Govt urged to scale up efforts to fight GBV in slums » Capital News

NAIROBI, Kenya Nov 23 — The government has been challenged to come up with strategies that will help to minimize cases of gender-based violence in slum areas where women are heavily affected by the vice.

Speaking during the launch of a 16 days activism against gender- based violence in Nairobi’s Mathare slum, the Executive Director of Canada Mathare Education Trust (CME Trust) Executive Director Titus Kuria said that women in the slums are more vulnerable to violence owing to the poor state of living in these areas.

“Statistic by the World Health Organisation (WHO) indicates that one in three women suffer from the GBV while one in four men are at the same risk in Kenya. Additionally, data indicates that at least 3000 Kenyans faced GBV in 2022 with 2800 of them being women,” Kuria revealed.

The call comes even as the international 16 days of activism against GBV started this weekend till 10th of December this year, with as governments, lobby groups and humanitarian organisations around the world seek to accelerate actions to end GBV and femicide.

Kuria said that the dire need of tackling GBV in Slum areas can only be achieved if the government would form a working collaboration with community-based organisations that have better understanding of the challenges that slum dwellers encounter and the possible solutions.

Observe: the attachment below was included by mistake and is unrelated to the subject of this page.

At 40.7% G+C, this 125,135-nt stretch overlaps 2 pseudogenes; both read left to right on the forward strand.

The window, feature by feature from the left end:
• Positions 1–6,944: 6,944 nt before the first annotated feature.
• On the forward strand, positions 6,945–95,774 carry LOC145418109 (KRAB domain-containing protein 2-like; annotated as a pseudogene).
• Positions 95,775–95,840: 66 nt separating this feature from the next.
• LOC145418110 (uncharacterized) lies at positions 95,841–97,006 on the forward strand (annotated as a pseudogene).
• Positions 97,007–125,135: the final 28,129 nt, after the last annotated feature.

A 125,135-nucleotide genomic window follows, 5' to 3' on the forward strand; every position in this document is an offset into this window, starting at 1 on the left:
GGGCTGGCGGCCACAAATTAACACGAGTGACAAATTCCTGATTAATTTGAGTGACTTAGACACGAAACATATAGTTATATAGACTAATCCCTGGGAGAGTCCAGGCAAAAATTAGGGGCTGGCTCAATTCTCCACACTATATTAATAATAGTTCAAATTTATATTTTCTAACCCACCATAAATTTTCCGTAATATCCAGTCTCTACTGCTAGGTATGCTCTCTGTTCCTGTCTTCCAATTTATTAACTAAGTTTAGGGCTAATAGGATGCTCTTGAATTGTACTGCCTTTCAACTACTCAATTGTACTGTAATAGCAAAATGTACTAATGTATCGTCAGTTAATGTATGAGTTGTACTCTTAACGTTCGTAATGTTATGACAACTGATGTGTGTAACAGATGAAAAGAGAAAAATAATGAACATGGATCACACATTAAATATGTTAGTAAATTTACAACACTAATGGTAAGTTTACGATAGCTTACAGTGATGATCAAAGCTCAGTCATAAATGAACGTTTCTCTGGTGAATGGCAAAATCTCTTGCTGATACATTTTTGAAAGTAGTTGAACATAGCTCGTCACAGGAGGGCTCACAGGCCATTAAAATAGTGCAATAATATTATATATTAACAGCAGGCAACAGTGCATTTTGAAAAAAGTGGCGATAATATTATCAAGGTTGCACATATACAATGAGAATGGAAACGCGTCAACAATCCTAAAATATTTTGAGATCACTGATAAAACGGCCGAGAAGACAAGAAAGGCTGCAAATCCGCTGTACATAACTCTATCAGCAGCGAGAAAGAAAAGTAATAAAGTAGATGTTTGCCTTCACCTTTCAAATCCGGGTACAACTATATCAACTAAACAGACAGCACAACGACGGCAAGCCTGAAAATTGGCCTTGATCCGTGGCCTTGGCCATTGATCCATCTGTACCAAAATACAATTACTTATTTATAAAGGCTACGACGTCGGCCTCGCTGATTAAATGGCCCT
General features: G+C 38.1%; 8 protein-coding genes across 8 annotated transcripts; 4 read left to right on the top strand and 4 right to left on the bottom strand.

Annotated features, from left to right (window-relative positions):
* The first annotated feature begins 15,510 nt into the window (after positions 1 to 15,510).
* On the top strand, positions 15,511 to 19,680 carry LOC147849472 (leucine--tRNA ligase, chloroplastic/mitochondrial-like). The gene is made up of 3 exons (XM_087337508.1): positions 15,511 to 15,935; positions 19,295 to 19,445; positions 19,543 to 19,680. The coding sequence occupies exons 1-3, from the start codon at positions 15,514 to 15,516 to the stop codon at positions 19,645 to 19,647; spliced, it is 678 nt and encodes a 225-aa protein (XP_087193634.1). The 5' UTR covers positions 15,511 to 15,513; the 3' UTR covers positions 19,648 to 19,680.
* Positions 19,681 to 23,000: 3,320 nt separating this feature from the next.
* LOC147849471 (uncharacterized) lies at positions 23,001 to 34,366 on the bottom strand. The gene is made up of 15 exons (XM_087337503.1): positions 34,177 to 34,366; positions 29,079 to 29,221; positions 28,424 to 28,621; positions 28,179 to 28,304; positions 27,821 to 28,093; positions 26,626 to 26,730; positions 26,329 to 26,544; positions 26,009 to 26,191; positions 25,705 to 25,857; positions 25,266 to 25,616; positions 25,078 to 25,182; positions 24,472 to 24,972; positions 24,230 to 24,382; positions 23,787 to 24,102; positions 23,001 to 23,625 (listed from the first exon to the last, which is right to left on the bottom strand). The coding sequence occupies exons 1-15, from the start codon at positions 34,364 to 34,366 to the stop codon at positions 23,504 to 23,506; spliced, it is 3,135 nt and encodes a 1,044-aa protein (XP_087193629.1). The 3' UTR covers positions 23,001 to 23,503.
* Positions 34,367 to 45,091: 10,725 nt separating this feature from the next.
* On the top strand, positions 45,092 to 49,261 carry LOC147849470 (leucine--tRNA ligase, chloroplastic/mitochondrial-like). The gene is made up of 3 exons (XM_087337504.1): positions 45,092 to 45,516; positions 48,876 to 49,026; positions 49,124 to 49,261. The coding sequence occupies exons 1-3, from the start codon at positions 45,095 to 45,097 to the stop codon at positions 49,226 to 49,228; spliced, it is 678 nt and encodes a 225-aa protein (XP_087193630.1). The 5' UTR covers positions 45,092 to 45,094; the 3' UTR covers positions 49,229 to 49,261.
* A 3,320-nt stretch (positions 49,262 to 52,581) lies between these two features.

“The government has tried to put strategies through the National Gender and Equality Commission (NGEC) but unfortunately, the government is giving a lot of attention to the highly profiled organization yet the community-based organisations have massive knowledge, resources and landscape in the slums,” said the CME Trust Director.

Religious and cultural hurdles

Among challenges that have been identified as an obstacle for winning the fight against GBV, is the religious and cultural beliefs as well as poverty among many Kenyans. This then means that the government should have a collaborative approach that brings on board the religious and cultural leaders, who may play a huge role in minimizing GBV.

Commenting on the issue of equality, Canadian High Commissioner in Kenya Mr. Christopher Thornley said that all people should enjoy equal rights without subjecting either gender to violence.

“This campaign reminds that each one of us deserves to be treated equally regardless of their race, gender, nationality, ethnicity, class, religion belief, sex or language. We are all different and we should embrace the differences and benefit from them,” he emphasized.

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CME Trust Programs Manager Esther Njenga says that the campaign to sensitize the public should also provide information for how those who are affected by GBV in slums should report the cases.

“Many people in slums who have been faced by GBV in slum areas shy from reporting the incidences and therefore it becomes difficult to even gather regular data about the GBV cases.”

The organization has been supporting needy students in Mathare slums as well as supporting the girl child trough a program known as ‘Wezesha Kike’

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